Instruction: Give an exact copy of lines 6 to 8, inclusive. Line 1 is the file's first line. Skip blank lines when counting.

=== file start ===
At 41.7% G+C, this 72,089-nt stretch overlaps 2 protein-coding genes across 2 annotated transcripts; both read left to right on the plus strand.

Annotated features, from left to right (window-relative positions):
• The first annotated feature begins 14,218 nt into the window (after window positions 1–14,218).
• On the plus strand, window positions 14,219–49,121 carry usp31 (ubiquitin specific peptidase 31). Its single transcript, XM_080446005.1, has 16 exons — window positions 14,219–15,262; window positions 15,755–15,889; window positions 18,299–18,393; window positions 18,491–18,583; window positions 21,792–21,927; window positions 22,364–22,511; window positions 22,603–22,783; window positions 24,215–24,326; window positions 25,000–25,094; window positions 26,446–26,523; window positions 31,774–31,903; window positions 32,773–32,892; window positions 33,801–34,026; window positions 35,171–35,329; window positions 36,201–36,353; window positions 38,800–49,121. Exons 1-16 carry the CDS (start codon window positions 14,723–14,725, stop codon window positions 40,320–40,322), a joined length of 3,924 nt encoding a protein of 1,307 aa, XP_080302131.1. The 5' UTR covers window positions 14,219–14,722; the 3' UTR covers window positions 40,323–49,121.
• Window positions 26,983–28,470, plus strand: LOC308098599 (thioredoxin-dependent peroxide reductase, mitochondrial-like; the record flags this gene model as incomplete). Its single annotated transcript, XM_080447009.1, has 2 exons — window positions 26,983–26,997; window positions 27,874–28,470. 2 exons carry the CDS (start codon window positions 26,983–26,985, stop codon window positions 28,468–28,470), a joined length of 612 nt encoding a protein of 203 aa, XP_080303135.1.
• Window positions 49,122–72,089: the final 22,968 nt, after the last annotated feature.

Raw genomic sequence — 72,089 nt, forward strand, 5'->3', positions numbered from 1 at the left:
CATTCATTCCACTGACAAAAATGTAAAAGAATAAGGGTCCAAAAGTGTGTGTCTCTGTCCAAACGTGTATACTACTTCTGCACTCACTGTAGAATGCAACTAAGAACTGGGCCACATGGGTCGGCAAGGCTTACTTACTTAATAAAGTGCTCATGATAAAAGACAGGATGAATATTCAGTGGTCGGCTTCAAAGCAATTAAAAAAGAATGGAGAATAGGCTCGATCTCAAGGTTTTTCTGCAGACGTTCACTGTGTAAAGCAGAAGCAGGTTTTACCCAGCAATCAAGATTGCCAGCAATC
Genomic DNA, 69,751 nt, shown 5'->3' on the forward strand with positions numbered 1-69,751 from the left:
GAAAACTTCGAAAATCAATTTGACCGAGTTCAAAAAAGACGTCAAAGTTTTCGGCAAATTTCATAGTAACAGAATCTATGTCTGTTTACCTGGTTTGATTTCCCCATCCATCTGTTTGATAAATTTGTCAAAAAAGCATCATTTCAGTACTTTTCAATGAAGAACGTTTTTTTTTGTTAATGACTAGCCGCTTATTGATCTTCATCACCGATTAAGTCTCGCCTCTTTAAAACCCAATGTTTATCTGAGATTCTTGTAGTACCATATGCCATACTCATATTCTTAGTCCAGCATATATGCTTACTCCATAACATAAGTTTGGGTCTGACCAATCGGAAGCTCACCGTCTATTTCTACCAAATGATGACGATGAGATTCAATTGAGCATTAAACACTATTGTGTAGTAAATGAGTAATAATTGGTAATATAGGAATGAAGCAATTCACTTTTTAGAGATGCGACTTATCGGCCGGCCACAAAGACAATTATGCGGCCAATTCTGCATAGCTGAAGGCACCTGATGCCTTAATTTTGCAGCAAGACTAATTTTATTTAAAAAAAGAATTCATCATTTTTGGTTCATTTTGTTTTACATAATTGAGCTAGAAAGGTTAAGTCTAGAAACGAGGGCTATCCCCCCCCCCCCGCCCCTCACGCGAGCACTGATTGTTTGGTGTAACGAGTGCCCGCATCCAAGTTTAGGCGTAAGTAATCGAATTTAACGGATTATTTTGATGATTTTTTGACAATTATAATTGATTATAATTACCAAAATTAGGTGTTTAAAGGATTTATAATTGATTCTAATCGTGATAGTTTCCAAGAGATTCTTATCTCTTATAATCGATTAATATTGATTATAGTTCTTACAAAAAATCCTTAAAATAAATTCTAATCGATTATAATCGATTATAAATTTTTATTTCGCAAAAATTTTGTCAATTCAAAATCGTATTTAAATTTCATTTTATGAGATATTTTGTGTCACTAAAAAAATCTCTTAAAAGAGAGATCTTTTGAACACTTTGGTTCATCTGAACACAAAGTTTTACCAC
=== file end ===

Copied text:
• Window positions 49,122–72,089: the final 22,968 nt, after the last annotated feature.

Raw genomic sequence — 72,089 nt, forward strand, 5'->3', positions numbered from 1 at the left:
CATTCATTCCACTGACAAAAATGTAAAAGAATAAGGGTCCAAAAGTGTGTGTCTCTGTCCAAACGTGTATACTACTTCTGCACTCACTGTAGAATGCAACTAAGAACTGGGCCACATGGGTCGGCAAGGCTTACTTACTTAATAAAGTGCTCATGATAAAAGACAGGATGAATATTCAGTGGTCGGCTTCAAAGCAATTAAAAAAGAATGGAGAATAGGCTCGATCTCAAGGTTTTTCTGCAGACGTTCACTGTGTAAAGCAGAAGCAGGTTTTACCCAGCAATCAAGATTGCCAGCAATC